8 January 2019
Of course, there’s a story about why we found ourselves sitting in the second row orchestra at a Broadway theater in New York last Sunday. The headwaters of the story started with a trickle, naturally, and the trickle grew in to a stream of coincidence as many stories in New York do, simple because in the shoulder-tight crowds you come across here, there are more folks to find a connection to and, sometimes, coincidence flows from that. Here’s the trickle that started it.
Three weeks ago Roberta and I went to see The Other Josh Cohen, a very enjoyable off-Broadway show. Roberta managed to get second row seats (no connection to the above second row seats) and her seat was next to a young woman. They both looked at each other commiseratingly, since a woman sitting in the first row in front of them had a hat the size of a pheasant’s full fan of tail feathers. They smiled and wondered how they’d handle l’affaire du chapeau. But they didn’t have to. The woman, aware of her hat, removed it.
Roberta and the young woman continued to chat, though, about shows they had seen. The woman glowed about just recently having seen Hamilton. Roberta asked how far in advance she had to buy tickets. She didn’t buy them, she said, she won them in a Hamilton lottery…a lottery run by the theater. And her lottery-won ticket…if you’re going to gasp, gasp now…was ten bucks. Roberta put down her knitting (she doesn’t knit, she just got real interested) and started to ask questions in earnest. Somewhere on the Hamilton web site, the woman told her, there are instructions to a lottery check box. Just check and that’s it. Each entry lasts the one day, so each day you enter anew.
So part of Roberta’s routine each morning upon waking was to check the Hamilton lottery box. And last Friday, after a mere three weeks, hardly a burdensome labor, Hamilton delivered a bouncing twosome of tickets to her for Sunday’s performance. First time I ever won anything, she grinned. If it wasn’t for the coincidence of sitting next to that young woman…well, you get the idea.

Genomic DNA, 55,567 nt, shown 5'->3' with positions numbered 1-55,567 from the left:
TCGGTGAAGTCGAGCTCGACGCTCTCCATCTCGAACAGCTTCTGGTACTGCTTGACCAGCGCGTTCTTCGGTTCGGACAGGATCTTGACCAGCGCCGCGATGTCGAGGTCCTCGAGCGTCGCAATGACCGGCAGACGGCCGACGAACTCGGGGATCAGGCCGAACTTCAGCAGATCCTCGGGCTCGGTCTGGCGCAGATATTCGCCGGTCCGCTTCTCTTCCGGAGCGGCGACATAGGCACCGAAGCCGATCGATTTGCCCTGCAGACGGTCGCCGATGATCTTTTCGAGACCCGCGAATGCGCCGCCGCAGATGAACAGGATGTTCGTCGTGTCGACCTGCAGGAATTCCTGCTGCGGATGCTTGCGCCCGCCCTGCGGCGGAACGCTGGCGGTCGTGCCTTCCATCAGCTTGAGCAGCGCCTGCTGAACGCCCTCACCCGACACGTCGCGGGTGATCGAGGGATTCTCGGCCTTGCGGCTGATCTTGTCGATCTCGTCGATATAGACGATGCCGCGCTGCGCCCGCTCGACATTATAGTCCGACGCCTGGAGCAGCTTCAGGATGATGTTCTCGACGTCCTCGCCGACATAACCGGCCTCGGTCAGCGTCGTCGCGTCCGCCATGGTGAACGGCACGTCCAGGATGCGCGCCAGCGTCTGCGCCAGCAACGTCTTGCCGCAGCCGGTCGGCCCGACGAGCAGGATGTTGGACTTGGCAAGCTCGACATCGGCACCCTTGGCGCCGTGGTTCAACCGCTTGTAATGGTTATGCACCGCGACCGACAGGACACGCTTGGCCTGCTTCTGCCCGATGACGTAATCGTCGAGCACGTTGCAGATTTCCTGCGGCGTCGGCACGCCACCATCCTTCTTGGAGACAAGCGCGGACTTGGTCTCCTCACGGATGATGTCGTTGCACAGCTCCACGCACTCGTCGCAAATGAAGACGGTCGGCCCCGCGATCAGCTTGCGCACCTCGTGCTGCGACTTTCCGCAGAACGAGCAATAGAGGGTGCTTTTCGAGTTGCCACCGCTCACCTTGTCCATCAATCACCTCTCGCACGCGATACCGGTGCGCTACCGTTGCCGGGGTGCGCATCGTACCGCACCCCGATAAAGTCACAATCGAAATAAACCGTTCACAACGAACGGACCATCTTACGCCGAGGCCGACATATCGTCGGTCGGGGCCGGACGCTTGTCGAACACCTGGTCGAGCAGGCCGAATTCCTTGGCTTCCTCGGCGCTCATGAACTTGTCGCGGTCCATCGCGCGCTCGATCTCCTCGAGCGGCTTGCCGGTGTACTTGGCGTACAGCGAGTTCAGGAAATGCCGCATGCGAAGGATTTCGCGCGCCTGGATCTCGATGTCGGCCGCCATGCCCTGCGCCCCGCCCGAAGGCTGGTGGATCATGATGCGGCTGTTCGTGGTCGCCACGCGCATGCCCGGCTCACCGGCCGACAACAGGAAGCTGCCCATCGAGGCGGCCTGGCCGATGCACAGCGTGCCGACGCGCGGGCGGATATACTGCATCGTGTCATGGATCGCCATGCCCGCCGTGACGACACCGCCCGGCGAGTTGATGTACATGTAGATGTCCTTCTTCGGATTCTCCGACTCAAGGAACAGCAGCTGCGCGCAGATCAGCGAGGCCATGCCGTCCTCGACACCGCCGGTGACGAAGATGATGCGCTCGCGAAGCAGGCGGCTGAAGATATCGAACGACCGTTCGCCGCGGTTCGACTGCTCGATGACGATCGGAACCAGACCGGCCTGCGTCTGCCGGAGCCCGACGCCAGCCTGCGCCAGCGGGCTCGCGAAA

So yesterday on a line for the royalty of lottery winners, we were ushered to seats in the first two rows. The sightline was just about at stage floor level, which, I guess, the high priests of the theater didn’t think was suitable for the king’s ransom pricing for the rest of the house. But we sat on our jackets, straightened up and saw just fine. And the people sitting next to us…they had checked the lottery box every day for three years before they won. And, you don’t need me to say it, the show is sensational.
As if that wasn’t tour de force enough for one weekend, Roberta, before winning the Hamilton lottery, had found a bit of exotica for Saturday night at the 14th Street Y in New York. It was Samuel Becket’s play, Waiting for Godot…in Yiddish with an English translation on a screen…from French to Yiddish with nary a blink. Waiting for the theater to open, I asked a fellow playgoer…why Yiddish? Well, he said, I’ve read it and seen it a few times and considering how irrational and foolish life can be…why not Yiddish? He caught up to me after the show and asked what I thought. I told him he was right, it did work well in Yiddish. As a metaphor for Jewish life in Europe with its precariousness and uncertainty. it had more meaning than for most others…like a fiddler on the roof, which we also saw in Yiddish. But that’s a story for another day.